In today’s times, we find more and more people suffer from back ache. Whether it is lower back pain or something more chronic such as sciatica or cervical spondylosis; we find a large number of people approaching us to take up yoga to cure their back problems. In fact even young people, in their twenties complain of debilitating back conditions. A combination of a sedentary job, bad eating habits, immense mental and emotional stress, and inadequate or wrong exercising contribute to your back problems.
In Yoga, the back is given a lot of importance – the back is called the second brain because all the nerves of the body pass through the spinal cord. The spinal cord is often thought of as the Information Super-Highway of the body. It forms part of the Central Nervous system of the body, and hence keeping your spine is good health is necessary to live a normal life.
To strengthen the back, firstly, we need to understand that the role of the abdomen muscles (abs) in protecting the back. As we develop in age there is a tendency to put on what is called the middle age spread – weight around the stomach and sides. This added weight in the front part of the body adds to the strain on the lower back, and we begin to feel backache. Unless the abs muscles can give structural support to the lower torso – in other words the abs are strong enough to enable the body to stand erect – we will be unable to deal with our back ache. So for most people who develop back ache, you need to lose weight and strengthen the core or abs muscles.
Secondly, we need to increase the flexibility and strength of the back muscles. There is a small muscle in the lower back called erector spinae which helps us stand erect. Along with this muscle, the other bigger muscles of the back need to be strengthened so that the body can hold itself straight without strain.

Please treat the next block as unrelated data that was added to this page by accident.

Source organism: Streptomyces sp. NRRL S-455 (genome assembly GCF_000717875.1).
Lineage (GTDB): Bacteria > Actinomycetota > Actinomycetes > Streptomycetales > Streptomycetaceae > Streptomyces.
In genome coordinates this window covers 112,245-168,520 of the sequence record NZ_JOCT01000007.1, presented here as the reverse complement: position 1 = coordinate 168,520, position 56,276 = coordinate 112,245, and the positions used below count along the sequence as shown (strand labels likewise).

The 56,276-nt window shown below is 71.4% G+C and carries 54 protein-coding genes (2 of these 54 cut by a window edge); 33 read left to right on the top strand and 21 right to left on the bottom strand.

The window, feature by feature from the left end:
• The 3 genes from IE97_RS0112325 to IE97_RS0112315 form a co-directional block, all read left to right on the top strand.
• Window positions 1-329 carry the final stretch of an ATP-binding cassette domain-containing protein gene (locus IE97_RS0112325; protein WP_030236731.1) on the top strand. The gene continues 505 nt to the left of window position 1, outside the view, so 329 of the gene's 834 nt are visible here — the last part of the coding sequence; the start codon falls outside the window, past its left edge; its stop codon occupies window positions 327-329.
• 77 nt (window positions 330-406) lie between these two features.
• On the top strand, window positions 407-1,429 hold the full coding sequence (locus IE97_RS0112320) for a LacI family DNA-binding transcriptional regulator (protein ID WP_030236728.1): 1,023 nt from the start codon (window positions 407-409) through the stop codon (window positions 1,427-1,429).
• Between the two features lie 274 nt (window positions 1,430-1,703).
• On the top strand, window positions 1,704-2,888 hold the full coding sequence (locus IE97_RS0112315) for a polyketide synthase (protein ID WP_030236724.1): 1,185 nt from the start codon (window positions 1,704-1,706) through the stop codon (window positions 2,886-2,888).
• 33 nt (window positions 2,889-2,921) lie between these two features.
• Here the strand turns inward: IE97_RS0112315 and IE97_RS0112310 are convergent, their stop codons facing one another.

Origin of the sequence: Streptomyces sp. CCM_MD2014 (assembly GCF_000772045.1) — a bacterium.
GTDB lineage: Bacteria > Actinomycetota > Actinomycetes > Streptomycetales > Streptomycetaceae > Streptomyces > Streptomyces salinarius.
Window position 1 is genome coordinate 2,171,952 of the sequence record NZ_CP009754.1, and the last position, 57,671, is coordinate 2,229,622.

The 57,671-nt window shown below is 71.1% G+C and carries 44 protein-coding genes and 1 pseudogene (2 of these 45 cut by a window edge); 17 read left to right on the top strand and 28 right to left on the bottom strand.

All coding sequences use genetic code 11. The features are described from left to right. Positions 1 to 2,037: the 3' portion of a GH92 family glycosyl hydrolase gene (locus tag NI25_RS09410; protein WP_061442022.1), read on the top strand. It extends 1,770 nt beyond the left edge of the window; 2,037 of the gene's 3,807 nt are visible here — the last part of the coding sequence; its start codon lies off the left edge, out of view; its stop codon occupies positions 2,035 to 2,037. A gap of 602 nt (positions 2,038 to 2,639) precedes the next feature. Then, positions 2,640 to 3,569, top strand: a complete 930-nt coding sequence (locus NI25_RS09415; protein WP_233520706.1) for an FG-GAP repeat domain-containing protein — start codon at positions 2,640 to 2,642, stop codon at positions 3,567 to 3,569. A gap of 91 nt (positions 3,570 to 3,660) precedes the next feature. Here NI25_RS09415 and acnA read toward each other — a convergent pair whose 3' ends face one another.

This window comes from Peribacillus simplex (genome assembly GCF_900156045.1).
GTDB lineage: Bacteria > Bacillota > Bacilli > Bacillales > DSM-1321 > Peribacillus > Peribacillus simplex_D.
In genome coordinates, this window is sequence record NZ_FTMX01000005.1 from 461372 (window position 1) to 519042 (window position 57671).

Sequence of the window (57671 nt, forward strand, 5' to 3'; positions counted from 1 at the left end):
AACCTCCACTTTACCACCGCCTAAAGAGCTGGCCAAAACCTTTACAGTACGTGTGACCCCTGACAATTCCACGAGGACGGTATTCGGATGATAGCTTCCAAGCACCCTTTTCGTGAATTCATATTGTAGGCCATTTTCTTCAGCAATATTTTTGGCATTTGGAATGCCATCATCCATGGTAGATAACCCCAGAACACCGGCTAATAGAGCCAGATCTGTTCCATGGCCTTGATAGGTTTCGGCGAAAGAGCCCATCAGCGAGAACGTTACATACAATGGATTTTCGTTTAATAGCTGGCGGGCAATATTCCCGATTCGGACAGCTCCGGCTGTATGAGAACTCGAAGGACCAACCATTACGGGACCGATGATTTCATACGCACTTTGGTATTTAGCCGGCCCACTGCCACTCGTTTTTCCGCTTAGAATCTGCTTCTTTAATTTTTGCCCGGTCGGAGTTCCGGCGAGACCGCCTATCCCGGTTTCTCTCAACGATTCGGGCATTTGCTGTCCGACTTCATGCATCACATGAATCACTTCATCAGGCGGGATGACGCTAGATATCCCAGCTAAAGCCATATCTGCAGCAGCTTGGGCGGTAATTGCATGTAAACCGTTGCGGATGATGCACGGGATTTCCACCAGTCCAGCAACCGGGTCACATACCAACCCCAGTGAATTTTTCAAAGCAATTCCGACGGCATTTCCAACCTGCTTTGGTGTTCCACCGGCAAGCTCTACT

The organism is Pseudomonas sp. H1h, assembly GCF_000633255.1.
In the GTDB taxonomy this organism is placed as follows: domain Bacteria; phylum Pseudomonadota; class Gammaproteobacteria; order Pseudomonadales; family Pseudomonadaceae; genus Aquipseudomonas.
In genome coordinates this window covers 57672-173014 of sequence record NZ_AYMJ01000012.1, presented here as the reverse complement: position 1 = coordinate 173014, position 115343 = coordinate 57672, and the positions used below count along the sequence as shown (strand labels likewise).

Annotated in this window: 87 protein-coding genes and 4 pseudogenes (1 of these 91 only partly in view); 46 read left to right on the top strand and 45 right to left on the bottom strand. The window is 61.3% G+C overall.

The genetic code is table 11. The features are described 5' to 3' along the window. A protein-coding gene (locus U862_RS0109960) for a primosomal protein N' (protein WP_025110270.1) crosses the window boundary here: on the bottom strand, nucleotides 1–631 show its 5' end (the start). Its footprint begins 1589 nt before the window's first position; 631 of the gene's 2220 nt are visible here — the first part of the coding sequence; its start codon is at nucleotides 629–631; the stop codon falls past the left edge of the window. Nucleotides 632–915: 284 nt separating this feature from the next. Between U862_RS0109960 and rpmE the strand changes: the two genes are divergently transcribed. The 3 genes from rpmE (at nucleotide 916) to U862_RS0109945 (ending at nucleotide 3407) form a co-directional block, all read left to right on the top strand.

In this article we look at those asanas that will help develop core abs strength as well as back (mainly lower back strength) and flexibility. Remember that this article deals with general back aches and an understanding of how to cope with it. Those who do not suffer from backache can also practice this routine as a precaution against the onset of back ache. People suffering from chronic conditions need to consult their doctors and qualified yoga therapists before undertaking the practices.
Practicing some of the yogasanas will help strengthen the back. At the same time, it is recommended that you practice crunches to tone the muscles. (ensure that you are doing the crunches in the proper manner, and check with a yoga therapist if it the pain persists or increases).
For more details on how to practice these asanas please visit our asana directory http://total-yoga.org/asana-directory/
Slavica Gokul is a certified Vinyasa, Hatha and Power yoga teacher through Total Yoga in Bangalore, India. She has been an aspiring yogi for more than 20 years. She dedicated herself to consistent practice 9 years ago and while residing in India from 2012-14 underwent teacher training.